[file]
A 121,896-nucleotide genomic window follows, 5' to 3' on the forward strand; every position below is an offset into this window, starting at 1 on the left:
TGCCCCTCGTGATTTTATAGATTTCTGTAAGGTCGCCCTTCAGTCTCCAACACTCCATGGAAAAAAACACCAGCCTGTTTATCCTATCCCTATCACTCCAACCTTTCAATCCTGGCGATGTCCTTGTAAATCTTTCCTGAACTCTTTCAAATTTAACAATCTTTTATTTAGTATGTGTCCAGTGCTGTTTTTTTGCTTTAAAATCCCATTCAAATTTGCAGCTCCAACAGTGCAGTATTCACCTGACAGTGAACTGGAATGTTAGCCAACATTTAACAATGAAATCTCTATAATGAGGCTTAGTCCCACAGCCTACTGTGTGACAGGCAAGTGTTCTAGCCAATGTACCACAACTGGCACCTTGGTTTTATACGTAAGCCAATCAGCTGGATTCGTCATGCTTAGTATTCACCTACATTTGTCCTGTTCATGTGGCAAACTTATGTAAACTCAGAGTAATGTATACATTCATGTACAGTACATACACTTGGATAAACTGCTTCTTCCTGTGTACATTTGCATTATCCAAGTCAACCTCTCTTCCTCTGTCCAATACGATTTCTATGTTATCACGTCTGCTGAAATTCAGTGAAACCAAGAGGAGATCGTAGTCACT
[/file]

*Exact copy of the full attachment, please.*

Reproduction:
A 121,896-nucleotide genomic window follows, 5' to 3' on the forward strand; every position below is an offset into this window, starting at 1 on the left:
TGCCCCTCGTGATTTTATAGATTTCTGTAAGGTCGCCCTTCAGTCTCCAACACTCCATGGAAAAAAACACCAGCCTGTTTATCCTATCCCTATCACTCCAACCTTTCAATCCTGGCGATGTCCTTGTAAATCTTTCCTGAACTCTTTCAAATTTAACAATCTTTTATTTAGTATGTGTCCAGTGCTGTTTTTTTGCTTTAAAATCCCATTCAAATTTGCAGCTCCAACAGTGCAGTATTCACCTGACAGTGAACTGGAATGTTAGCCAACATTTAACAATGAAATCTCTATAATGAGGCTTAGTCCCACAGCCTACTGTGTGACAGGCAAGTGTTCTAGCCAATGTACCACAACTGGCACCTTGGTTTTATACGTAAGCCAATCAGCTGGATTCGTCATGCTTAGTATTCACCTACATTTGTCCTGTTCATGTGGCAAACTTATGTAAACTCAGAGTAATGTATACATTCATGTACAGTACATACACTTGGATAAACTGCTTCTTCCTGTGTACATTTGCATTATCCAAGTCAACCTCTCTTCCTCTGTCCAATACGATTTCTATGTTATCACGTCTGCTGAAATTCAGTGAAACCAAGAGGAGATCGTAGTCACT